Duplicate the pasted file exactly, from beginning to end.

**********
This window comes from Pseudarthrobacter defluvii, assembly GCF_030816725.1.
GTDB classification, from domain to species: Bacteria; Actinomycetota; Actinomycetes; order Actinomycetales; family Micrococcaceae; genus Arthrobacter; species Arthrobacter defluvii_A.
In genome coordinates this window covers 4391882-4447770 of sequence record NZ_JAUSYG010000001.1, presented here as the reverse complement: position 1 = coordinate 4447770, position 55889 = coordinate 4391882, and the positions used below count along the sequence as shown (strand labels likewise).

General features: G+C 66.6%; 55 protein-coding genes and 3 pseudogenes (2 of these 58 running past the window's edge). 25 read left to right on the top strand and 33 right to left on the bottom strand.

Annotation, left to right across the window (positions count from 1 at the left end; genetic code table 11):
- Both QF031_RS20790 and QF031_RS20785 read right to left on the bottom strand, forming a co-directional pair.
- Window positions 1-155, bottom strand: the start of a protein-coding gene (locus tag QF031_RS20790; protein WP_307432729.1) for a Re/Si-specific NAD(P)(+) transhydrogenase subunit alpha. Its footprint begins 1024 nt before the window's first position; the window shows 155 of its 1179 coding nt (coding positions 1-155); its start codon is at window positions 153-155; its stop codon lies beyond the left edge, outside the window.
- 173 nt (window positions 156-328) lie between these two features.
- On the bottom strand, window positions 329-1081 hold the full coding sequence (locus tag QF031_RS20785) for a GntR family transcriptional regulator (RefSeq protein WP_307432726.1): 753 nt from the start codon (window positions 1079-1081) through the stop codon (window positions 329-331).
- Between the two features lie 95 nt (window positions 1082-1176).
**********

This window comes from Pseudarthrobacter defluvii, assembly GCF_030816725.1.
GTDB classification, from domain to species: Bacteria; Actinomycetota; Actinomycetes; order Actinomycetales; family Micrococcaceae; genus Arthrobacter; species Arthrobacter defluvii_A.
In genome coordinates this window covers 4391882-4447770 of sequence record NZ_JAUSYG010000001.1, presented here as the reverse complement: position 1 = coordinate 4447770, position 55889 = coordinate 4391882, and the positions used below count along the sequence as shown (strand labels likewise).

General features: G+C 66.6%; 55 protein-coding genes and 3 pseudogenes (2 of these 58 running past the window's edge). 25 read left to right on the top strand and 33 right to left on the bottom strand.

Annotation, left to right across the window (positions count from 1 at the left end; genetic code table 11):
- Both QF031_RS20790 and QF031_RS20785 read right to left on the bottom strand, forming a co-directional pair.
- Window positions 1-155, bottom strand: the start of a protein-coding gene (locus tag QF031_RS20790; protein WP_307432729.1) for a Re/Si-specific NAD(P)(+) transhydrogenase subunit alpha. Its footprint begins 1024 nt before the window's first position; the window shows 155 of its 1179 coding nt (coding positions 1-155); its start codon is at window positions 153-155; its stop codon lies beyond the left edge, outside the window.
- 173 nt (window positions 156-328) lie between these two features.
- On the bottom strand, window positions 329-1081 hold the full coding sequence (locus tag QF031_RS20785) for a GntR family transcriptional regulator (RefSeq protein WP_307432726.1): 753 nt from the start codon (window positions 1079-1081) through the stop codon (window positions 329-331).
- Between the two features lie 95 nt (window positions 1082-1176).